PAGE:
Please share some of the main activities of InclusionX and the kind of events you hold. We have 3 major events. “InclusionX Connecting Circles” is a fortnightly special school visiting program for high-school and university students; "InclusionX Joy of Computing" is a series of 2-month long courses where we teach special students basic computing practices such as Microsoft Word, PowerPoint, Excel, e-mail and web-surfing; “InclusionX Outreach” is a program that creates liaison between typical schools and institutions for organizing “inclusive events”. We also had a discussion with children’s rights activist and 2014 Nobel Laureate Kailash Satyarthi about our plans during his Dhaka visit.

Why do you think it is important to build a platform that bridges the gap between abled and disabled people?

I think the main reason why this gap exists is that people from both sides of the spectrum have not had the opportunity to have meaningful interaction with each other that can make way for them to understand each other.

We wanted to reduce the inherent disparity between people with and without disabilities. The mass people of Bangladesh are still unfamiliar to the prospect of a person with disabilities being their classmate, teammate, opponent, or just friend. This notion that these people are not one of us had been ingrained into us from childhood by segregation in schools and playgrounds and is worsened by social norms and misconceptions that separate these two socially-constructed classes.

Another issue we wanted to address was the lack of opportunities and resources for people of disabilities to pursue. People with disabilities have limited provision for skill development, leading to a lack of employment and evidently an insecure future. What deepened this issue is the employers' wrongful perception of people with disabilities as less capable workers because of their condition.

We wanted to address these issues and bridge the inherent gap, and make the people with disabilities as well the common mass realize that these people are as much a part of society as anyone else.


What constructive and specific advice do you have to give to a global audience of young people interested in starting a similar project or address the same issue?

I think one of the most parts of initiating any project is choosing a dependable team who you can always count on. But I cannot stress enough how important it is to first educate and prepare yourself on the cause you are supporting. You must actively push yourself to unlearn hurtful narratives and to learn the nuances of the issue from a scholarly angle. Assess the rationale and the implication of each step from different ethical, social, cultural, and educational perspectives. Learn from examples of projects addressing similar issues, always keeping in mind that your context is different and may require adjustments. Share your ideas with everyone you know. You’ll be surprised what you can create with collective wisdom. Ask yourself questions and try to convince yourself first: Why I am doing this? Why would anyone want to do this? What are the actionable steps? Who do I want to partner up with? What is a reasonable timeline of actionable steps and is each of the step important? Whatever you are working on, always collaborate early on: it will make things logistically simple. Furthermore, you can learn from your partners as well as build credibility for your organization. Try to utilize your networks wisely. Think critically, but don’t overthink: you won’t always know what challenges the sea holds until you dive right into it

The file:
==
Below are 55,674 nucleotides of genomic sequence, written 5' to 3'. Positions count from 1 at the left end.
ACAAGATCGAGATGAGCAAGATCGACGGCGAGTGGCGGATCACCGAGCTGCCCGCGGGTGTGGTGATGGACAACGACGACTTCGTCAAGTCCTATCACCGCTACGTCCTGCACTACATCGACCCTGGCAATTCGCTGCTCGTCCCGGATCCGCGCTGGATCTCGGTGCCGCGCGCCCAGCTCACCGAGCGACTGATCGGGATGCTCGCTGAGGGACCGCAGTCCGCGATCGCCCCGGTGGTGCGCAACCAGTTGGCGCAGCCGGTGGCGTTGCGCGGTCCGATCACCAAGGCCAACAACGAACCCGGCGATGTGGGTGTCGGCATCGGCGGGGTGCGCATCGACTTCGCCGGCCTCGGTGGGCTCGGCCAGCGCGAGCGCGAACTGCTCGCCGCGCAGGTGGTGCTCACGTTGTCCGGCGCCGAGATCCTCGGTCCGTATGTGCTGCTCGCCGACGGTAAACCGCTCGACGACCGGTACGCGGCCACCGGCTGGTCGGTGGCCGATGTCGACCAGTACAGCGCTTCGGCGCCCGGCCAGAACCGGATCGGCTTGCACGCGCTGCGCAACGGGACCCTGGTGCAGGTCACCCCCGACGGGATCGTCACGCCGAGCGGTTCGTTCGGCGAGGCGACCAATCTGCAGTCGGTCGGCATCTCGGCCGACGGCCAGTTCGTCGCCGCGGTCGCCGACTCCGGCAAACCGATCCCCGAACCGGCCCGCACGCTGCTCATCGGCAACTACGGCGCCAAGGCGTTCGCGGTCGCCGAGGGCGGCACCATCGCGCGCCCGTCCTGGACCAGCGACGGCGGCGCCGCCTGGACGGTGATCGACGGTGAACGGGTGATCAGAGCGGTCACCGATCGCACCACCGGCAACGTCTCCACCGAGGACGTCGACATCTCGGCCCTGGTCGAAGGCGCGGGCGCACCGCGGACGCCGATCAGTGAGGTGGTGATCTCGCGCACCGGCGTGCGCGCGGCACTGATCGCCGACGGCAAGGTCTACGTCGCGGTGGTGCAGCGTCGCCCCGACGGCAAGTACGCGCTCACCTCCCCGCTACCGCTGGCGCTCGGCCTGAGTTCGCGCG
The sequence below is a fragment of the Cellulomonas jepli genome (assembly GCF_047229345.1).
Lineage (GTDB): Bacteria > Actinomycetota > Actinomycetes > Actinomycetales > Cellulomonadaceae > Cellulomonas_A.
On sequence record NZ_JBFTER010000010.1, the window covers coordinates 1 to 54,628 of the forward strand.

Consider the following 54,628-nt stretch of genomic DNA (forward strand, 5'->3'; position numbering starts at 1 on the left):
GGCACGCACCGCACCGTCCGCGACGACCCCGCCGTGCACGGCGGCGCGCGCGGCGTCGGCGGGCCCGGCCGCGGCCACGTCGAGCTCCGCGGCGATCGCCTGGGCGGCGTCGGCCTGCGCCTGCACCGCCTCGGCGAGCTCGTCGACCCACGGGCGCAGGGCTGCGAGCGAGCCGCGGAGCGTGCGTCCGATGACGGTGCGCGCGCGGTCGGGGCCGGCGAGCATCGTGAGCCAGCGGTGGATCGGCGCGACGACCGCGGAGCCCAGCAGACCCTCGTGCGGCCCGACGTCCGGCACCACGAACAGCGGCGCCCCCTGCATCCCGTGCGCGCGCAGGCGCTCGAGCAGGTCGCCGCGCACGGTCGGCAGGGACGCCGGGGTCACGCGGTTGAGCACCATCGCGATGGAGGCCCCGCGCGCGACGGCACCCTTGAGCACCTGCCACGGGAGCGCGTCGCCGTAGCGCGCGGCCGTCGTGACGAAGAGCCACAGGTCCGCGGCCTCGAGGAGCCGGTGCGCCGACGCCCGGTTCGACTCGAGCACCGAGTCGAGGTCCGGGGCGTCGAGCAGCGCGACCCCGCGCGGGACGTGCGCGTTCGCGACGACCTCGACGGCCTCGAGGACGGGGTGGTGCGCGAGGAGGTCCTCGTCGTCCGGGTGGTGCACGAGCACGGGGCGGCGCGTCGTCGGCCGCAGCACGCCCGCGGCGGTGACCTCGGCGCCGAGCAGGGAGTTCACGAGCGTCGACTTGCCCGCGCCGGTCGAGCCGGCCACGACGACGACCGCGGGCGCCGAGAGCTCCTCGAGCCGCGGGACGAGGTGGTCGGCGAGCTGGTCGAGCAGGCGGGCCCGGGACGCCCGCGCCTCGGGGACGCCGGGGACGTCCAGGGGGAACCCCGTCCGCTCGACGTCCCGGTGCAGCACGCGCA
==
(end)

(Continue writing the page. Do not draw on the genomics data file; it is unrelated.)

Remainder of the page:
Please share a message of encouragement for young people starting their own social startups.

There are very few things that are as fulfilling as coming together as an organization to touch the lives of even one person. The path may not be glamorous, but trust me, it will be rich in things that matter more.